Entertainment

Netflix's Stephen King Movie 'In the Tall Grass' Has a Scary Premise But a Weak Twist

in the tall grass
There's something wrong with this tall grass! | Netflix
There's something wrong with this tall grass! | Netflix

Finding the right punchline to a really great setup is tricky. Stand-up comedians know it, and horror directors know it too: Your especially spooky premise is nothing without a real banger of an ending, which is why so many horror movies are failures before they even begin. Netflix's new original movie In the Tall Grass, which is based on the creepy novella co-written by Stephen King and his son Joe Hill, has a remarkably good premise, but, unfortunately, its kicker doesn't stick the landing. 

The film starts with a brother (Avery Whitted) and his pregnant sister (Laysla de Oliveira) driving down a long, straight highway, bordered on both sides by the kind of greenery you'd let yourself ignore on a really long interstate road trip. When they stop near a run-down church on the side of the road, they hear what sounds like a little boy (Will Buie Jr. -- who is quite good!) calling for help in the middle of a field of grass that stretches up over their heads. The two siblings venture into the grass to help the boy find his way out, but swiftly become hopelessly lost themselves. It takes them a while to figure out, thanks to a particularly chilling scene of them jumping to look over the ends of the grass at each other, that the field seems to be moving them around, switching their paths forward and backward and side-to-side with every step. 

Like I said: cool premise. A field of tall grass possessed by some malevolent force that traps people inside of it forever is quite scary, especially if you've ever tried out a corn maze, confident in your sense of direction, only to find yourself confused, lost, and covered in straw by the time you reach the end of it. The grass here has a few rules: Calling out to someone won't help you find them, and the field doesn't move things that are dead. Uh-oh. Without spoiling any more, I'll just say that there's some weird temporal stuff going on as well.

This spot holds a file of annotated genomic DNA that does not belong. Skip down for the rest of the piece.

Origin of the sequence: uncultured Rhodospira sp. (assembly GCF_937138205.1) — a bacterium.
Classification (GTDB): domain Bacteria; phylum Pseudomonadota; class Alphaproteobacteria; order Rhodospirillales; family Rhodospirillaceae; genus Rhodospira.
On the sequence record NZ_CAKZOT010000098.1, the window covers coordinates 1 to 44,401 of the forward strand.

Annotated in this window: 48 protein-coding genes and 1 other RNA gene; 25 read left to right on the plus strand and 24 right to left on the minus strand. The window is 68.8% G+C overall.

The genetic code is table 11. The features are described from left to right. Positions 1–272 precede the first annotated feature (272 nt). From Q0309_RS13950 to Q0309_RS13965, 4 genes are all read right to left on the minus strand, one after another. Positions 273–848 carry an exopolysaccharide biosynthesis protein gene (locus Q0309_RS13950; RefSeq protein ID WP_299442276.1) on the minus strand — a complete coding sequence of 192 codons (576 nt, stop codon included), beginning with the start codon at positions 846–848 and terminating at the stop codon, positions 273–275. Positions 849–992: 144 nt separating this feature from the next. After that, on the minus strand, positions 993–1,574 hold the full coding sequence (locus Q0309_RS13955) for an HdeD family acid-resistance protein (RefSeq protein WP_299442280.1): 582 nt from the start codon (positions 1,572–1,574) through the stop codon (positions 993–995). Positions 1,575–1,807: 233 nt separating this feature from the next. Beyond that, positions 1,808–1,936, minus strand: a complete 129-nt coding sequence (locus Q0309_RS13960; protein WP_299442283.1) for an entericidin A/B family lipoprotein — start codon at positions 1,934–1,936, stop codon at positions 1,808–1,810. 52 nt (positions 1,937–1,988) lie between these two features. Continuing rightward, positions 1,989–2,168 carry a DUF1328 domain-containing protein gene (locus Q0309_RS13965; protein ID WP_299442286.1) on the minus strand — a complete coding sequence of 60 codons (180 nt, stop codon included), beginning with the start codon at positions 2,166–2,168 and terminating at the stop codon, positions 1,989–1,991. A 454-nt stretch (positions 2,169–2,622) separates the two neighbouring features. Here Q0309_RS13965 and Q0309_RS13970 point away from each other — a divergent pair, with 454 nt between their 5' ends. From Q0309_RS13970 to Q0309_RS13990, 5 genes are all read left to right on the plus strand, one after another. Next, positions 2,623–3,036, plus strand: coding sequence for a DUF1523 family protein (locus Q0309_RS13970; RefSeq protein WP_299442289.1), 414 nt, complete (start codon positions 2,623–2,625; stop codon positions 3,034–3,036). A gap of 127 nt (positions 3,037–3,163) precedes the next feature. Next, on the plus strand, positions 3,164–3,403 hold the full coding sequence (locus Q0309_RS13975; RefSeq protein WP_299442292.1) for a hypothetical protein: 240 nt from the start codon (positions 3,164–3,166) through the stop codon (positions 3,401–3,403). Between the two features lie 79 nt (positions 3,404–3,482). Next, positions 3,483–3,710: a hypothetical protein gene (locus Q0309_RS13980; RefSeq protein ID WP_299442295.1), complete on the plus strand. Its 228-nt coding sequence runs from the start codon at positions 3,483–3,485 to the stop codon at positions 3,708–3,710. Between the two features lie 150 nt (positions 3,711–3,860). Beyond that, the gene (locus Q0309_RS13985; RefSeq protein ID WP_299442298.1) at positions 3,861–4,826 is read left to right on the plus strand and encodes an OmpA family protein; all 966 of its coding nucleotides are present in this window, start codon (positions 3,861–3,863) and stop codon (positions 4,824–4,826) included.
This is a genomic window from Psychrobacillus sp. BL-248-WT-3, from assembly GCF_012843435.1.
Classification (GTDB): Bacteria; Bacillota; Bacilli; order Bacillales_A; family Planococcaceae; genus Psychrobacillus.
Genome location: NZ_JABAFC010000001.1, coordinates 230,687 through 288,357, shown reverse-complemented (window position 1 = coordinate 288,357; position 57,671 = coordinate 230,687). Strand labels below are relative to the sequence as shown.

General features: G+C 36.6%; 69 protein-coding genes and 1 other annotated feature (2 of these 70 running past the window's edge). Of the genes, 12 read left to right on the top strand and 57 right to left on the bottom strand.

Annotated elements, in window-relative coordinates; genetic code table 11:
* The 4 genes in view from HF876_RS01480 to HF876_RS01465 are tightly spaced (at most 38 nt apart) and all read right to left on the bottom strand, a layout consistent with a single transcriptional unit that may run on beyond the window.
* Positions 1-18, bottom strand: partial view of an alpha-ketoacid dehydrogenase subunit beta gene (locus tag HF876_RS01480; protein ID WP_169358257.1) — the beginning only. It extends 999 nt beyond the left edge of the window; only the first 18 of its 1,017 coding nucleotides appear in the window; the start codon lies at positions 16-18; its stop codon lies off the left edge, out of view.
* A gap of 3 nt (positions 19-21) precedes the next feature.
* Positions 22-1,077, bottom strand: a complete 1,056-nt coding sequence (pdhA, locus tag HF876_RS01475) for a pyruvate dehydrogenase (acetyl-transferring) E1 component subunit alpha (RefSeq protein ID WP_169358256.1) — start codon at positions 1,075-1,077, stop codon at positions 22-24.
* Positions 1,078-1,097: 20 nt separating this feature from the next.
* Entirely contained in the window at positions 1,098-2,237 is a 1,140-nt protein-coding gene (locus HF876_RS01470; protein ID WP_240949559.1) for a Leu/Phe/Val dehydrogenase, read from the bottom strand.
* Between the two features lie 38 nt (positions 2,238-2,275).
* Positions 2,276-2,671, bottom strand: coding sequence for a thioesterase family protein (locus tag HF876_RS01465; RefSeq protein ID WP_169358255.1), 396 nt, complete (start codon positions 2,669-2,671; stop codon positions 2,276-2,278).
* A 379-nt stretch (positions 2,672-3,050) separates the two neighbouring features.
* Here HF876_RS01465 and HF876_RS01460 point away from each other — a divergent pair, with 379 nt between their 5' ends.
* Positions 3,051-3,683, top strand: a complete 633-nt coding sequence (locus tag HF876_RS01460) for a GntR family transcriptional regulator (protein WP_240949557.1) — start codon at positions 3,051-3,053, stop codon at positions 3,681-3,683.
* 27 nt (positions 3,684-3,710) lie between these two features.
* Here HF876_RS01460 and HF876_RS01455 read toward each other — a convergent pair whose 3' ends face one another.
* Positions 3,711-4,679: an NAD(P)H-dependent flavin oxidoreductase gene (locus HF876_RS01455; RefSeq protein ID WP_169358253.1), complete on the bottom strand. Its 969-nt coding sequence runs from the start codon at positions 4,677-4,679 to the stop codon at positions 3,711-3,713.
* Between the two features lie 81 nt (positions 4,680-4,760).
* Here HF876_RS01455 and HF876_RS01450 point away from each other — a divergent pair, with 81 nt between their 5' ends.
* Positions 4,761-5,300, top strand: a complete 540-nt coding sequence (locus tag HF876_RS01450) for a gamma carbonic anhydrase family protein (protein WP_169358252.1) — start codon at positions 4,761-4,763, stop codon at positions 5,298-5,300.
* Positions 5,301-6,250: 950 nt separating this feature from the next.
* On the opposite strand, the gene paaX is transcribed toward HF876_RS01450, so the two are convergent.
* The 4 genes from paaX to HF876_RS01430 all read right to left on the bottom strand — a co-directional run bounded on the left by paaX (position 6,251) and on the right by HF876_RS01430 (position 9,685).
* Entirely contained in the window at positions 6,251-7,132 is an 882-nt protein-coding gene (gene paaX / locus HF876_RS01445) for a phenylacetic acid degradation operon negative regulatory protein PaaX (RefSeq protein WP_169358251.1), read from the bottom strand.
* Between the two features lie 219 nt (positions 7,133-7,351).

The problems arise when the film starts to explain itself. Naturally, given something as intriguing as an evil field of grass, you'd want to know more about it. Why does the grass behave this way? Why has it lured these specific people inside? What does it plan to do with them other than get their shoes muddy and cause them misery? Unfortunately for In the Tall Grass, when it gets down to the reasons behind all the weird stuff, it both gives too much information, and yet not enough. 

Frankly, In the Tall Grass ought to be scarier. I'm not saying that horror movies need to be scary in order to be considered horror movies -- fear is very subjective, and there are plenty of great horror movies that aren't actually considered scary, in the traditional sense. But the concept of being lost in a field of endless grass that you can't see over, while you're simultaneously starving and dehydrating to death should give this film an overwhelming sense of claustrophobia and panic that just isn't there. Part of this is simply because the characters aren't immensely compelling -- which could be partially blamed on the film's runtime, a brisk hour and 41 minutes. I cared more about the grass than I did the people, and could have turned off the movie once the twist is revealed halfway through and been perfectly happy with my choice. 

The only character that is compelling is real estate tycoon dad Ross Humboldt, played by an entertainingly manic Patrick Wilson, who succumbs to the grass early on and makes for a really, really fun villain. Wilson, his villain mustache, and the beautiful way most of this film is shot, really elevate the material and make this a little more than another of Netflix's one-off horror flicks that the streaming service drops and then forgets about. There are tons of shots of grass from above, swinging and whispering in the wind, that recall the velociraptors in the long grass from the very best scene in The Lost World. Director Vincenzo Natali, of Cube and Splice, manages to make all of the inanimate objects in this movie quite creepy -- there's a huge rock that appears a few times that genuinely started to make my stomach churn every time the film cut back to it. But for all of the squelching dirt and swinging green fronds, it's as if the movie loses interest in itself, tossing an explanation for all the weirdness and then trundling back underneath the ground. 

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Emma Stefansky is a staff entertainment writer at Thrillist. Follow her on Twitter @stefabsky.